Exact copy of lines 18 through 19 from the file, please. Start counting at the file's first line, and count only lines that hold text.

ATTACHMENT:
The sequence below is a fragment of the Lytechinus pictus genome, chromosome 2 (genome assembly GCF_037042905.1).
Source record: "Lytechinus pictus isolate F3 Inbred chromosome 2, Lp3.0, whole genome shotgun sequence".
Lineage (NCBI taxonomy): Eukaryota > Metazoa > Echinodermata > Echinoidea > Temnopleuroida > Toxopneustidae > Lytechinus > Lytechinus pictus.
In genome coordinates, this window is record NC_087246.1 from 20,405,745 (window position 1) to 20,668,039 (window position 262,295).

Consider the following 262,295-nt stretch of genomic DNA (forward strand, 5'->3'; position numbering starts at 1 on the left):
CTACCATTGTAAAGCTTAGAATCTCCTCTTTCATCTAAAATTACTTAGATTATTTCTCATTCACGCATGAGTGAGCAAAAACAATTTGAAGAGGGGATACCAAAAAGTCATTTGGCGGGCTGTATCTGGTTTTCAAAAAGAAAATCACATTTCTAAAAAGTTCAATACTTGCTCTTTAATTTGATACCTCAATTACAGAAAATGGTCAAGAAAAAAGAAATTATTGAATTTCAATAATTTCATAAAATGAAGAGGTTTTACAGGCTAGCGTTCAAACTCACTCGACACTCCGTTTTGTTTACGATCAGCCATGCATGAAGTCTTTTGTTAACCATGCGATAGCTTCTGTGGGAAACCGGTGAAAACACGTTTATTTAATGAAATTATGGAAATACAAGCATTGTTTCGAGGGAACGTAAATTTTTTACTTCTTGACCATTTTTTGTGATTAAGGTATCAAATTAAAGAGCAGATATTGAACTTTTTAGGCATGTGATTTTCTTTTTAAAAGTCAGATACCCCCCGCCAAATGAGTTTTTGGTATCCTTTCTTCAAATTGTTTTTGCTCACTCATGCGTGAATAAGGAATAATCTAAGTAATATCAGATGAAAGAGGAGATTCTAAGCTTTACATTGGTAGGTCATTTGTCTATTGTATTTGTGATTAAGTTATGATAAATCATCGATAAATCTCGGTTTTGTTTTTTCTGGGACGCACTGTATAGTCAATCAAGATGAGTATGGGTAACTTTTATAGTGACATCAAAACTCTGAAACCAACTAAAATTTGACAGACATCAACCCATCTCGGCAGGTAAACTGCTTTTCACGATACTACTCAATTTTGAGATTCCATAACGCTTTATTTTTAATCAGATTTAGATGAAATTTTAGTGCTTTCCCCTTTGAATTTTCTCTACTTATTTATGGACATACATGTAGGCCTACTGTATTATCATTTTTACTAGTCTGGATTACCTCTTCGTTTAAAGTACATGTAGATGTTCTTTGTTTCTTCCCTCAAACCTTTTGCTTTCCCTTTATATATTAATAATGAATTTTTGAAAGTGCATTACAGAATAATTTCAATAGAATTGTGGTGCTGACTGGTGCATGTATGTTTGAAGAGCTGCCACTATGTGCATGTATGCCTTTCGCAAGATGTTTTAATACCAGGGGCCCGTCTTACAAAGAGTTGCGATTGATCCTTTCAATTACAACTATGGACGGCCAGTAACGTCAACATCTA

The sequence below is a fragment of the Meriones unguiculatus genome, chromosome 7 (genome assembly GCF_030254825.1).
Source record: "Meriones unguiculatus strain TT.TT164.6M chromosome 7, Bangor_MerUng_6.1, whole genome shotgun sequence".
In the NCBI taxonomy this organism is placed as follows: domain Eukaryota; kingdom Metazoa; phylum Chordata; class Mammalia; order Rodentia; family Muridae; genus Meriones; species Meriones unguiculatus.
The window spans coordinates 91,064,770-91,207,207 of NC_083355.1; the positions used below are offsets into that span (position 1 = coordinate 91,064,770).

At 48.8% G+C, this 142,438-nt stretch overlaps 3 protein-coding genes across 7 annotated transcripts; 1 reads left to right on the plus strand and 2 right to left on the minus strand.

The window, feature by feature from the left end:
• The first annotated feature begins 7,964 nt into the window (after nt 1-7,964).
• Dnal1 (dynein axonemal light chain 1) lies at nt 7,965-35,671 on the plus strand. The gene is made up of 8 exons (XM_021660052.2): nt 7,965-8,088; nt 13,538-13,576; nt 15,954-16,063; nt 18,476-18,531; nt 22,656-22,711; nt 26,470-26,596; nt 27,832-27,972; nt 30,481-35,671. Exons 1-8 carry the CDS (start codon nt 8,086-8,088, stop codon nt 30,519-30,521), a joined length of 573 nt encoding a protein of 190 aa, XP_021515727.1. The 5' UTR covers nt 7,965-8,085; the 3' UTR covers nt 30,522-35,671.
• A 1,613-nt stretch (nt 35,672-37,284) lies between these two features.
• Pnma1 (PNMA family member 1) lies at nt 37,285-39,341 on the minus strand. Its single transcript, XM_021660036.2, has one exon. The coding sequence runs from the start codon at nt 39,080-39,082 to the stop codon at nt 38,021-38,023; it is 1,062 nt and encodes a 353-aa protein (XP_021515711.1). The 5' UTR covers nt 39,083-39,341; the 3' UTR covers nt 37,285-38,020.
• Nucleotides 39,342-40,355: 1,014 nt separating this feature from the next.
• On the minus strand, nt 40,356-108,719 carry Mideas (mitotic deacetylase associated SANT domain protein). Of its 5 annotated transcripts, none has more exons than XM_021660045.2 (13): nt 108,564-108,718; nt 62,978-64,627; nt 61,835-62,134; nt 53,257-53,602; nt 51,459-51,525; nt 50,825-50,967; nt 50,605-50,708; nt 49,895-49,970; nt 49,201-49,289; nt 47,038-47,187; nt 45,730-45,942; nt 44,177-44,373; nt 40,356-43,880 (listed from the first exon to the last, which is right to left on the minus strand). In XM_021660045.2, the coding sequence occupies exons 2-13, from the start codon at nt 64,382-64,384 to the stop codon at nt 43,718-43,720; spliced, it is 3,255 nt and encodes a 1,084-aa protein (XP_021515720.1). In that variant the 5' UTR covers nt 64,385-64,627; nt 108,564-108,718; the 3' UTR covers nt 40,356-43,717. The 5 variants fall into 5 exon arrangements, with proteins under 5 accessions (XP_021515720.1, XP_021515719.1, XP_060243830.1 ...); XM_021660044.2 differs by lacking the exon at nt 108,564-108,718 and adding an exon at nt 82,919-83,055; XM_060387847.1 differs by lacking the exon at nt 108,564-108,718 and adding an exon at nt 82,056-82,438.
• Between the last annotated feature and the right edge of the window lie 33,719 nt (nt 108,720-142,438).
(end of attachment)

• On the minus strand, nt 40,356-108,719 carry Mideas (mitotic deacetylase associated SANT domain protein). Of its 5 annotated transcripts, none has more exons than XM_021660045.2 (13): nt 108,564-108,718; nt 62,978-64,627; nt 61,835-62,134; nt 53,257-53,602; nt 51,459-51,525; nt 50,825-50,967; nt 50,605-50,708; nt 49,895-49,970; nt 49,201-49,289; nt 47,038-47,187; nt 45,730-45,942; nt 44,177-44,373; nt 40,356-43,880 (listed from the first exon to the last, which is right to left on the minus strand). In XM_021660045.2, the coding sequence occupies exons 2-13, from the start codon at nt 64,382-64,384 to the stop codon at nt 43,718-43,720; spliced, it is 3,255 nt and encodes a 1,084-aa protein (XP_021515720.1). In that variant the 5' UTR covers nt 64,385-64,627; nt 108,564-108,718; the 3' UTR covers nt 40,356-43,717. The 5 variants fall into 5 exon arrangements, with proteins under 5 accessions (XP_021515720.1, XP_021515719.1, XP_060243830.1 ...); XM_021660044.2 differs by lacking the exon at nt 108,564-108,718 and adding an exon at nt 82,919-83,055; XM_060387847.1 differs by lacking the exon at nt 108,564-108,718 and adding an exon at nt 82,056-82,438.
• Between the last annotated feature and the right edge of the window lie 33,719 nt (nt 108,720-142,438).